Catholic Church in Kyrgyzstan
There are approximately 1500 Catholics in the country with three parishes (Bishkek, Talas, and Jalal-Abad) and Mass centers in other towns and villages. Jesuit Fr. Janez Mihelčič is the current Apostolic Administrator, taking over after Bishop Nikolaus Messmer died in July 18, 2016. The country is served by five Jesuit and two diocesan priests, as well as five Franciscan sisters. Most of the Catholics in the country are the descendents of Germans, Poles and other European ethnic groups who were deported to Central Asia by Joseph Stalin in the 1930s and 1940s.
The Catholics are mentioned in this region since 14th century, mainly on the territory of today's Kazakhstan. The Catholic missionaries came in Kyrgyzstan mainly from China, till turn of 19th and 20th centuries. Since 1918 to 1930, the area of Kyrgyzstan came under the parish of Tashkent. In 1937, there started the persecution of Catholic Church, the churches were destroyed and all priests were deported or executed. In that time, because of mass deportations into Central Asia (that had no parallel even in tsar era), came to influx of Catholics from Volga area, Ukraine, Poland and Baltic Sea area.
The first Catholic church in the country was built in 1969 by faithful of German descent, and was also granted legal recognition that same year. A second floor was built in 1981 because of community growth.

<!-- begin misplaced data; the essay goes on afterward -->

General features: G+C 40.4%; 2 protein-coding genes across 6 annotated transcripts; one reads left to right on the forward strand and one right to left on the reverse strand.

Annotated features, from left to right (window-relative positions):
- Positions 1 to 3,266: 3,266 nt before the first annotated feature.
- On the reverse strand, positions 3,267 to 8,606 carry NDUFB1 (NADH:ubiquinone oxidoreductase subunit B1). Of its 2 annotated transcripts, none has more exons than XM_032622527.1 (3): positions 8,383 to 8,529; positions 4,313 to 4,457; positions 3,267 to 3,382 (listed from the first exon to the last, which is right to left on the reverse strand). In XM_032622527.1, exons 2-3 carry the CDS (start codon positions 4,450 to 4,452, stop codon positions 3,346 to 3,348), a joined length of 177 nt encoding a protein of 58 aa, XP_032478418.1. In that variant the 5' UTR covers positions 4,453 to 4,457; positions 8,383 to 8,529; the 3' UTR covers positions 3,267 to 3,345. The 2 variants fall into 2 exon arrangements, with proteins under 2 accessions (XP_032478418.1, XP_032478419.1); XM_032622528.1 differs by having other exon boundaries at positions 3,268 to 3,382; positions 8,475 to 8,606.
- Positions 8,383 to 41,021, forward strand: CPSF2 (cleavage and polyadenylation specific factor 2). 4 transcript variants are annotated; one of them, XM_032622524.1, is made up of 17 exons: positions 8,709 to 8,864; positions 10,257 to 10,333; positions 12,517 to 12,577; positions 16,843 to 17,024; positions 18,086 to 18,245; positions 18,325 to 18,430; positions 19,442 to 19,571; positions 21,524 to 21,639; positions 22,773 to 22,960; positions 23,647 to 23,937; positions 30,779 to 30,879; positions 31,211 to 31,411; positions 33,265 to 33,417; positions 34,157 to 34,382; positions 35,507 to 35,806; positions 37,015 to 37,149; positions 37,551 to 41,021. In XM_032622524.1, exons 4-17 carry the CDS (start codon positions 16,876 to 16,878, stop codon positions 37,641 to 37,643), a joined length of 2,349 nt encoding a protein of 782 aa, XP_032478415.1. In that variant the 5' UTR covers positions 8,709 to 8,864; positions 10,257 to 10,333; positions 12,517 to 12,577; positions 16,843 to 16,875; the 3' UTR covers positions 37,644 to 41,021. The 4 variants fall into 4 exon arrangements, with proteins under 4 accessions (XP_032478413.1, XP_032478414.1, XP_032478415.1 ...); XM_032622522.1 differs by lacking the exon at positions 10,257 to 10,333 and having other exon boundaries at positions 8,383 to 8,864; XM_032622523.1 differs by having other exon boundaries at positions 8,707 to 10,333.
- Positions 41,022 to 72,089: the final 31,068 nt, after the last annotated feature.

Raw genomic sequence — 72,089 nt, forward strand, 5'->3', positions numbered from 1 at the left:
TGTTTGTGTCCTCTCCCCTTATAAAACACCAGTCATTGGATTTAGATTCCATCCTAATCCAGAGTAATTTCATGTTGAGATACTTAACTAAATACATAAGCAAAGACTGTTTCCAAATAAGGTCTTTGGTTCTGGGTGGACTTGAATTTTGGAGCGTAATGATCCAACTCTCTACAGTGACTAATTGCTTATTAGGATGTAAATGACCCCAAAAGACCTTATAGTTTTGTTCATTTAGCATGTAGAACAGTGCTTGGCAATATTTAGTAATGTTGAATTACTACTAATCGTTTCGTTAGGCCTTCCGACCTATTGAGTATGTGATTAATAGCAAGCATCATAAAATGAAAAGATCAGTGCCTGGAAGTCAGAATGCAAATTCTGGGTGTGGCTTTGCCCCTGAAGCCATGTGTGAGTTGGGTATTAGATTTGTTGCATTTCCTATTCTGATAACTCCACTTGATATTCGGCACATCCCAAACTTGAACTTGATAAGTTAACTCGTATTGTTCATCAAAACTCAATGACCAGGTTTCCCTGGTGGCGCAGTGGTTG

1991 to the present
After Kyrgyzstan's independence from the Soviet Union in 1991, the country became part of the Apostolic Administration for Central Asia based in Karaganda, Kazakhstan. In 1997, Pope John Paul II established the sui-juris Catholic Mission for Kyrgyzstan under the care of the Jesuit religious order. In 2006, it was raised to an Apostolic Administration and Nikolaus Messmer was named the country's first Catholic bishop. The Vatican has established diplomatic relations with Kyrgyzstan. The church operates relatively freely in the country, though it has had registration problems with the state committee on religious affairs. Priests have difficulty working in the country as many are foreigners and must get permits or student visas. Long distance travel is common for the few priests in the country to visit the large number of small Catholic communities in the country. Ecumenical relations with other Christian churches are positive, especially at the local level.
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- The Catholic Church in Kyrgyzstan
- Catholic Church in Kyrgyzstan (from the *Catholic-Hierarchy website)
- New Bishops for Kazakhstan and Kirgystan - Germans in Russia Heritage Collection, North Dakota State University
- First Catholic Bishop to Kyrgyzstan Consecrated in Rome - Jesuits in Europe News
- Church Aids Victims of June 2010 Violence in Southern Kyrgyzstan - Catholic Relief Services
- A Catholic Priest in Kyrgyzstan - America Magazine